Mentions: The ubiquitousness of distortion symmetry is further illustrated in Fig. 5 with four examples. Each panel depicts the structures from λ=−1 to λ=+1 superimposed so that the movement of the atoms appears in the form of a blur. A common piezoelectric crystal quartz (SiO2) is depicted in Fig. 5a, where a distortion from one domain of right-handed alpha quartz (at λ=−1) through beta quartz (at λ=0) to another domain of right-handed alpha (at λ=+1) exhibits the distortion symmetry of P64*22* (with point group 6*22*). Supplementary Note 4 and Supplementary Fig. 7 shows how there is an equivalent pathway in left-handed quartz with P62*22* symmetry, as well as the symmetries of paths between left- and right-handed quartz. More generally, one can find distortion groups describing transformation between any two enantiomorphic structures (related by mirror) by choosing an appropriate parent that is intermediate between the two. Multiple such parents are possible, in principle. These ideas are also applicable to liquid crystals that can switch between left- and right-handed enantiomorphs under an electric field, a property that is utilized in display technologies.


The antisymmetry of distortions.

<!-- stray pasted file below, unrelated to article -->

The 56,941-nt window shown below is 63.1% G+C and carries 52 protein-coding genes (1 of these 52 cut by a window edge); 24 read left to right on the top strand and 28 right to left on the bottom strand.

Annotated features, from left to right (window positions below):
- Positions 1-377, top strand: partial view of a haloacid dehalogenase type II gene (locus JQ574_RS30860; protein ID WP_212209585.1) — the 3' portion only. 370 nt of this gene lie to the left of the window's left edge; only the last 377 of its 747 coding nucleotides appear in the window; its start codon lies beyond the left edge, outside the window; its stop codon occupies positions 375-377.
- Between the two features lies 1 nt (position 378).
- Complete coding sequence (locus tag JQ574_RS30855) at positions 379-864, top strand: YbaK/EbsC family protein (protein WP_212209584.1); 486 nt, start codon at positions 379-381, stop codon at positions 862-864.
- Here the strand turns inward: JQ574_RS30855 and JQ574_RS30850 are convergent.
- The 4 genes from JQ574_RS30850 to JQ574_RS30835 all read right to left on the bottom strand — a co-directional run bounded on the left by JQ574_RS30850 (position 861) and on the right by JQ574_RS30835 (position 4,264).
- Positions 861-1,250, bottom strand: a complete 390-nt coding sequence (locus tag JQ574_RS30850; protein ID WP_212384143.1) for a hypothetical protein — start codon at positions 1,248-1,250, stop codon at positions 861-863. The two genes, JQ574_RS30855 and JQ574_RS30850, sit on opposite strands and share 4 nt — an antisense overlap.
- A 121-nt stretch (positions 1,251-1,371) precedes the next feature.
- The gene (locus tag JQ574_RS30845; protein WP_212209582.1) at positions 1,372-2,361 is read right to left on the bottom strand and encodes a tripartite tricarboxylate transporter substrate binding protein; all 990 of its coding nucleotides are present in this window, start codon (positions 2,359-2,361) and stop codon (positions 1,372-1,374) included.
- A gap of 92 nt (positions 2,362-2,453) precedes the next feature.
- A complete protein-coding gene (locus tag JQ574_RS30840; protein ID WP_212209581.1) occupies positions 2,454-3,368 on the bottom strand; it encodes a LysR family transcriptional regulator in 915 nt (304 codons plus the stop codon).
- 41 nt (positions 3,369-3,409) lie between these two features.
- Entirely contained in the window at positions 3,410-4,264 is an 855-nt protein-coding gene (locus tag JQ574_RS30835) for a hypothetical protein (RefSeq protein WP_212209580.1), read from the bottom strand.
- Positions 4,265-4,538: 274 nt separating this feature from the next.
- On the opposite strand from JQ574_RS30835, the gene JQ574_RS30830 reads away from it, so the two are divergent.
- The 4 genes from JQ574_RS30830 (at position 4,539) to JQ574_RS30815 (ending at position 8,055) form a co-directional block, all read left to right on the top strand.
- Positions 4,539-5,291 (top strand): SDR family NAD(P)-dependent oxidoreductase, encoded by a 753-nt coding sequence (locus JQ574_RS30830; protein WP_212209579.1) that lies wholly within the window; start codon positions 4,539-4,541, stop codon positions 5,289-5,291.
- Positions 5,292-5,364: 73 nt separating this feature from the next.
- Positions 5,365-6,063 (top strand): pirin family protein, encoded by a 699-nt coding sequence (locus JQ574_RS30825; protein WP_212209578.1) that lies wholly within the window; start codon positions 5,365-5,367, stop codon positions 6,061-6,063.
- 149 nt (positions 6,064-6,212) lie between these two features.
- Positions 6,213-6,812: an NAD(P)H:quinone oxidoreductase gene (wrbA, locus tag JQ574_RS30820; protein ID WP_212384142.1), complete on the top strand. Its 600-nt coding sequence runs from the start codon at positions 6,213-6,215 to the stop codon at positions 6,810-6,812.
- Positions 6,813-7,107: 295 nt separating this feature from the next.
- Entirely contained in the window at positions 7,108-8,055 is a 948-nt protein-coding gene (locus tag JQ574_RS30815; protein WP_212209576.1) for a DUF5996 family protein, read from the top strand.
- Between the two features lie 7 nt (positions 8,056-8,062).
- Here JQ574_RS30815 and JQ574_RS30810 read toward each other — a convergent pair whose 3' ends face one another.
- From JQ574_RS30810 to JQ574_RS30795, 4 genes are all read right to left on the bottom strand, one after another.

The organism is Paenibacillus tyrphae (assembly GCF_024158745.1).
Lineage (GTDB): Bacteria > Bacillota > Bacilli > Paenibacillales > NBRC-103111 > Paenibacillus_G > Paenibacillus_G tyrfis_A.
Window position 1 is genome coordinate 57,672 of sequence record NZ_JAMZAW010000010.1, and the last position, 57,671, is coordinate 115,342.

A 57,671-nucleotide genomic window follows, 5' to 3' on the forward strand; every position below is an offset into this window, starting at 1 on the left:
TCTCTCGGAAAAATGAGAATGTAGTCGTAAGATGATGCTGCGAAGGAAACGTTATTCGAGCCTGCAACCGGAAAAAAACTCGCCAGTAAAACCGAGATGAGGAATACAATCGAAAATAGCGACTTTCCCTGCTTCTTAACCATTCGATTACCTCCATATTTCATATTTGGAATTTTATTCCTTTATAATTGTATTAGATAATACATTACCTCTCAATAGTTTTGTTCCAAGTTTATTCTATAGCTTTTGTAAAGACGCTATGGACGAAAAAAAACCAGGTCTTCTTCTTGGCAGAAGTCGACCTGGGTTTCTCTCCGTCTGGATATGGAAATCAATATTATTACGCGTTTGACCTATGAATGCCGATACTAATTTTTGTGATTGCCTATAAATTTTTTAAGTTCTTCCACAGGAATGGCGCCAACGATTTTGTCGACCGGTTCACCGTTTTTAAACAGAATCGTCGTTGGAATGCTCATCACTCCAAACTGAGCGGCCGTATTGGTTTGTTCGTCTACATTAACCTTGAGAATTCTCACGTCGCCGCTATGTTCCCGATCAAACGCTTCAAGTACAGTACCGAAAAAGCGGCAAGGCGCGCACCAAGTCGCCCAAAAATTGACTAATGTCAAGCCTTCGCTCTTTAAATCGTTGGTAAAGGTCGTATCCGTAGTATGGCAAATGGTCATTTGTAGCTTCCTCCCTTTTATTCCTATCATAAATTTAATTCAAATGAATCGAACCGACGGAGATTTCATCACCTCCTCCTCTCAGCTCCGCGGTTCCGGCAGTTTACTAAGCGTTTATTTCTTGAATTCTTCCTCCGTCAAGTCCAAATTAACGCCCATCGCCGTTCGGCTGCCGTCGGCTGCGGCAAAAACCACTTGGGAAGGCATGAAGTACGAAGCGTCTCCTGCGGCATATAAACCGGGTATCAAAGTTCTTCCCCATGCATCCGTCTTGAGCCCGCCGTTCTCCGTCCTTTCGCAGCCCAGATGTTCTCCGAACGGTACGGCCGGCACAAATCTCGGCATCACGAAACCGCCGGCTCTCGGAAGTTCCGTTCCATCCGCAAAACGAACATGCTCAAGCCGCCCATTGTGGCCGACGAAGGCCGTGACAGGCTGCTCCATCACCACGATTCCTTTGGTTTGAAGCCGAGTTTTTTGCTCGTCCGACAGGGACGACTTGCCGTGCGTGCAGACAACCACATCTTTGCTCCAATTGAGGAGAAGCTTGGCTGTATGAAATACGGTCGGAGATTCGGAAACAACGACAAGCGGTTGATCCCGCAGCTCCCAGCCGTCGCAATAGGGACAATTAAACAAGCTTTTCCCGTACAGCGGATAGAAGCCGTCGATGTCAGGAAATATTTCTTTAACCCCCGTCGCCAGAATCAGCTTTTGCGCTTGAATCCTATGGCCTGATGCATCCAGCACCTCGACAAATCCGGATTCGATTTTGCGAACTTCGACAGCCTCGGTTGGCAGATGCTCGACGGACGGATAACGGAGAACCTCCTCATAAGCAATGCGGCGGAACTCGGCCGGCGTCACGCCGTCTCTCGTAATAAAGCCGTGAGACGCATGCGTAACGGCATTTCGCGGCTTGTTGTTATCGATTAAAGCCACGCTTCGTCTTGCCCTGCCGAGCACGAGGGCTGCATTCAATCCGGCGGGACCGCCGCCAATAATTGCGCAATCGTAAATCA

VanLeeuwen BK, Gopalan V - Nat Commun (2015)

Four different example distortions in crystals and their distortion symmetry groups.Each panel depicts the superimposed structures through a distortion from λ=−1 to λ=+1 so that the movement of the atoms appears in the form of a blur. (a) A distortion pathway between two domain variants of a right-handed alpha quartz, passing through beta quartz at λ=0, with a distortion group of P6422. (b) A distortion of ferroelectric PbTiO3 created by a linear interpolation between opposite (180°) polarization states; the pathway has a symmetry of P4/mmm. (c) A distortion of YMnO3 between opposite ferroelectric domain variants with a distortion symmetry of P63/mcm. (d) A B1u normal mode of YBa2Cu3O6.5 with a distortion symmetry of Pmmm.
© Copyright Policy - open-access
Related In: Results  -  Collection

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getmorefigures.php?uid=PMC4660051&req=5

f5: Four different example distortions in crystals and their distortion symmetry groups.Each panel depicts the superimposed structures through a distortion from λ=−1 to λ=+1 so that the movement of the atoms appears in the form of a blur. (a) A distortion pathway between two domain variants of a right-handed alpha quartz, passing through beta quartz at λ=0, with a distortion group of P6422. (b) A distortion of ferroelectric PbTiO3 created by a linear interpolation between opposite (180°) polarization states; the pathway has a symmetry of P4/mmm. (c) A distortion of YMnO3 between opposite ferroelectric domain variants with a distortion symmetry of P63/mcm. (d) A B1u normal mode of YBa2Cu3O6.5 with a distortion symmetry of Pmmm.